Mary Walker (1832-1919) was the second American woman to earn her medical degree. She volunteered to work as a field surgeon for the Union Army, employed first as a civilian before being accepted as an employee. She not only treated the wounded, but also crossed the front lines to treat injured civilians, once getting captured and imprisoned by the Confederates. She became the first woman officer ever exchanged as a prisoner of war for a man of the same rank. In 1865, Dr. Walker became the first (and so far only) woman to receive the Congressional Medal of Honor for Meritorious Service. After the war, she continued to advocate women’s rights and dress reform, refusing to wear restrictive women’s clothing. In 1917, her Medal of Honor was one of 900 that the U.S. Army rescinded, but Mary refused to return it. In 1977 her medal was reinstated.
Clara Barton (1821- 1912) demonstrated her nurturing spirit early when, at age eleven, she acted as her injured brother’s devoted nurse. At seventeen, she became a teacher and later moved to Washington, DC, to work at the U.S. Patent Office. Responding to the needs of the injured troops arriving in the city in 1861, Clara established an agency to raise provisions and distribute supplies to troops. She became known as the “angel of the battlefield” as she worked to help troops on both sides of the war. She went to the battle front to distribute supplies and accompany sick transports. Her efforts to aid others extended to civilians through her establishment of a Bureau of Records for missing men, helping families locate their loved ones after the war.
Following the war, Clara travelled to Europe, where she met members of the European Society of the Red Cross. She saw the value of their work, learning how they readied supplies and provided training in order to save lives and relieve suffering of soldiers in battle. Upon returning to the United States in 1881, Clara founded the American Association of the Red Cross, and served as the first president. Her legacy endures today as the American Red Cross continues to provide emergency assistance and disaster relief around the world.
Health and Social Reform: Dorothea Dix
Many health problems in the 19th century were linked to poor sanitation and a lack of understanding of diseases. Women such as Dorothea Dix, Jane Addams and Alice Hamilton recognized problems within their communities and vowed to help. Their works improved living conditions for thousands, setting a standard of health that continues to the present day.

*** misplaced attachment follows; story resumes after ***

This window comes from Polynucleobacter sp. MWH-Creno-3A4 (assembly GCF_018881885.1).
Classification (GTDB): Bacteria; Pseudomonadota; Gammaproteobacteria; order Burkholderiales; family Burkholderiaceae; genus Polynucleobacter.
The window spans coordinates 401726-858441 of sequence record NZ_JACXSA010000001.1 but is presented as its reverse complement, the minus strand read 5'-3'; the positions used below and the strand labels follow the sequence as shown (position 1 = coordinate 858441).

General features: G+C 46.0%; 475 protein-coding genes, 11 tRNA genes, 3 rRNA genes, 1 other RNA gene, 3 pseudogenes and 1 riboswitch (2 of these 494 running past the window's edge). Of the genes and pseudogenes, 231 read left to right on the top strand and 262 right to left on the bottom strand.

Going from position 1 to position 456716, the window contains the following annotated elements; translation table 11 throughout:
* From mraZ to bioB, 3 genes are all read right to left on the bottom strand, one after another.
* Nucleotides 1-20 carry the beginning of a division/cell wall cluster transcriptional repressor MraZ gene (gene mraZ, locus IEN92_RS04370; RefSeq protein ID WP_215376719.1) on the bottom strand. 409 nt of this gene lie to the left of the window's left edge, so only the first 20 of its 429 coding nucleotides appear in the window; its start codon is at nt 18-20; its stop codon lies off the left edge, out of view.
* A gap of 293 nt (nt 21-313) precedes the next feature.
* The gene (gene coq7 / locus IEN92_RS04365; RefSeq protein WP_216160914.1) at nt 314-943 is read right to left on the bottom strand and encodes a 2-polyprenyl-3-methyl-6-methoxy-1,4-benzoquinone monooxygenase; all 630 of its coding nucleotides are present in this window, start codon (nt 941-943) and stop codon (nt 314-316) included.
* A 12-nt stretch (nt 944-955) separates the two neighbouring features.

Dorothea Dix (1802-1887) worked ardently for prison reform and to aid the mentally ill. She had been teaching for 20 years when she fell ill and travelled to Europe to recuperate. During her time in England she met people working to reform prisons and improve care for the mentally ill. At that time, prisons housed both criminals and the mentally ill who could not function in society.
Upon returning to the United States Dorothea witnessed the pitiable conditions of the prisons in America. She immediately took action, gathering clothes for inmates, recording conditions at jails and helping several states pass legislation for the mentally ill. Dorothea eventually founded 32 mental hospitals and 15 schools for children with learning disabilities, as well as schools for the blind and nursing schools.
Health and Social Reform: Jane Addams
When Jane Addams (1860-1935) saw the poverty facing many immigrant families, she vowed to help. In 1889, Jane established Hull House in an impoverished neighborhood of Chicago. The settlement home provided the poor and working class, with much needed social services, such as child care and improved sanitation. Jane strongly opposed child labor, helping to pass child labor laws in Illinois. The mayor selected Jane as Chicago’s first female sanitary inspector and her successful policies reduced the death rate in her ward dramatically. She served as president of the Women’s International League of Peace and Freedom for ten years. In 1931 Jane became the first American woman to receive the Nobel Peace Prize. The Jane Addams stamp was issued on April 26, 1940.
Health and Social Reform: Alice Hamilton
Young Dr. Alice Hamilton (1869-1970) heard Jane Addams speak and joined the staff at Hull House, beginning her lifelong effort to improve conditions for the working class in America. In 1910 she was appointed by the Governor of Illinois to investigate industrial diseases, such as lead and carbon monoxide poisoning, becoming a pioneer in industrial medicine. Her discoveries led to worker’s compensation laws, safer working conditions, and the abolishment of child labor. She became the first female faculty member of Harvard Medical School in 1919. Alice continued to work for the United States and the League of Nations conducting industrial studies on pollution. Alice once said “I wouldn’t change my life a bit...For me the satisfaction is that things are better now, and I had some part in it.” The Alice Hamilton stamp was issued on July 11, 1995.